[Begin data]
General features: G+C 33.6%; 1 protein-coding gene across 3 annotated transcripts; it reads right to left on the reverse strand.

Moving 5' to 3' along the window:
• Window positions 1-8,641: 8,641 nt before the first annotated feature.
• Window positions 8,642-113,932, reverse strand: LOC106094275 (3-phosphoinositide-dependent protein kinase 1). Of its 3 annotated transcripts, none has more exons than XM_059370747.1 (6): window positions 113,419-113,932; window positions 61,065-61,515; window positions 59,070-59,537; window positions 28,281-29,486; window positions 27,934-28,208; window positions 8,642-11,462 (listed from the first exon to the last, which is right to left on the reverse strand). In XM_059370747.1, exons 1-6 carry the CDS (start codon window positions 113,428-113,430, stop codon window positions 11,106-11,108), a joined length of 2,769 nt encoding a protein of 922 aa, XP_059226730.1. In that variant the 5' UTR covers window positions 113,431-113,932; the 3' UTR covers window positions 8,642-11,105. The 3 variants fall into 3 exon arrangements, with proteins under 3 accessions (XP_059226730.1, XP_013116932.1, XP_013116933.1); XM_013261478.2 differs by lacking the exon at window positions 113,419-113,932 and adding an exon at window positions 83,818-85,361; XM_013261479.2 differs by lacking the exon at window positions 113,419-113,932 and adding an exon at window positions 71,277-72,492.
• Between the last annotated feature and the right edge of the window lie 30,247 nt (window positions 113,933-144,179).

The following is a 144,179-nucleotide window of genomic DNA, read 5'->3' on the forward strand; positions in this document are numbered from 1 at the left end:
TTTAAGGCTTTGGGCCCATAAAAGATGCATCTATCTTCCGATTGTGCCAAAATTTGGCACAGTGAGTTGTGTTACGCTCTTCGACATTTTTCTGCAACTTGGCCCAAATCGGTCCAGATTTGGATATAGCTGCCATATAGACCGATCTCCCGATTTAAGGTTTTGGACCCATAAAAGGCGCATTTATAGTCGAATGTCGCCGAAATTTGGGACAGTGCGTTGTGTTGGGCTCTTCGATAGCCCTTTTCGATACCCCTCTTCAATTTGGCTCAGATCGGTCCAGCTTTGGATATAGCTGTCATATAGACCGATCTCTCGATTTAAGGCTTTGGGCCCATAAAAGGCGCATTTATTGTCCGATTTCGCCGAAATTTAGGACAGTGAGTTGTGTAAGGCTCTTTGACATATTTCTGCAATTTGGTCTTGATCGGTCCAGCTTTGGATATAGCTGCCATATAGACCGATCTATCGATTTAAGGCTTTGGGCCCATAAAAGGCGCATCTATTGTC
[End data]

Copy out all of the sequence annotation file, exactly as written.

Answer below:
General features: G+C 33.6%; 1 protein-coding gene across 3 annotated transcripts; it reads right to left on the reverse strand.

Moving 5' to 3' along the window:
• Window positions 1-8,641: 8,641 nt before the first annotated feature.
• Window positions 8,642-113,932, reverse strand: LOC106094275 (3-phosphoinositide-dependent protein kinase 1). Of its 3 annotated transcripts, none has more exons than XM_059370747.1 (6): window positions 113,419-113,932; window positions 61,065-61,515; window positions 59,070-59,537; window positions 28,281-29,486; window positions 27,934-28,208; window positions 8,642-11,462 (listed from the first exon to the last, which is right to left on the reverse strand). In XM_059370747.1, exons 1-6 carry the CDS (start codon window positions 113,428-113,430, stop codon window positions 11,106-11,108), a joined length of 2,769 nt encoding a protein of 922 aa, XP_059226730.1. In that variant the 5' UTR covers window positions 113,431-113,932; the 3' UTR covers window positions 8,642-11,105. The 3 variants fall into 3 exon arrangements, with proteins under 3 accessions (XP_059226730.1, XP_013116932.1, XP_013116933.1); XM_013261478.2 differs by lacking the exon at window positions 113,419-113,932 and adding an exon at window positions 83,818-85,361; XM_013261479.2 differs by lacking the exon at window positions 113,419-113,932 and adding an exon at window positions 71,277-72,492.
• Between the last annotated feature and the right edge of the window lie 30,247 nt (window positions 113,933-144,179).

The following is a 144,179-nucleotide window of genomic DNA, read 5'->3' on the forward strand; positions in this document are numbered from 1 at the left end:
TTTAAGGCTTTGGGCCCATAAAAGATGCATCTATCTTCCGATTGTGCCAAAATTTGGCACAGTGAGTTGTGTTACGCTCTTCGACATTTTTCTGCAACTTGGCCCAAATCGGTCCAGATTTGGATATAGCTGCCATATAGACCGATCTCCCGATTTAAGGTTTTGGACCCATAAAAGGCGCATTTATAGTCGAATGTCGCCGAAATTTGGGACAGTGCGTTGTGTTGGGCTCTTCGATAGCCCTTTTCGATACCCCTCTTCAATTTGGCTCAGATCGGTCCAGCTTTGGATATAGCTGTCATATAGACCGATCTCTCGATTTAAGGCTTTGGGCCCATAAAAGGCGCATTTATTGTCCGATTTCGCCGAAATTTAGGACAGTGAGTTGTGTAAGGCTCTTTGACATATTTCTGCAATTTGGTCTTGATCGGTCCAGCTTTGGATATAGCTGCCATATAGACCGATCTATCGATTTAAGGCTTTGGGCCCATAAAAGGCGCATCTATTGTC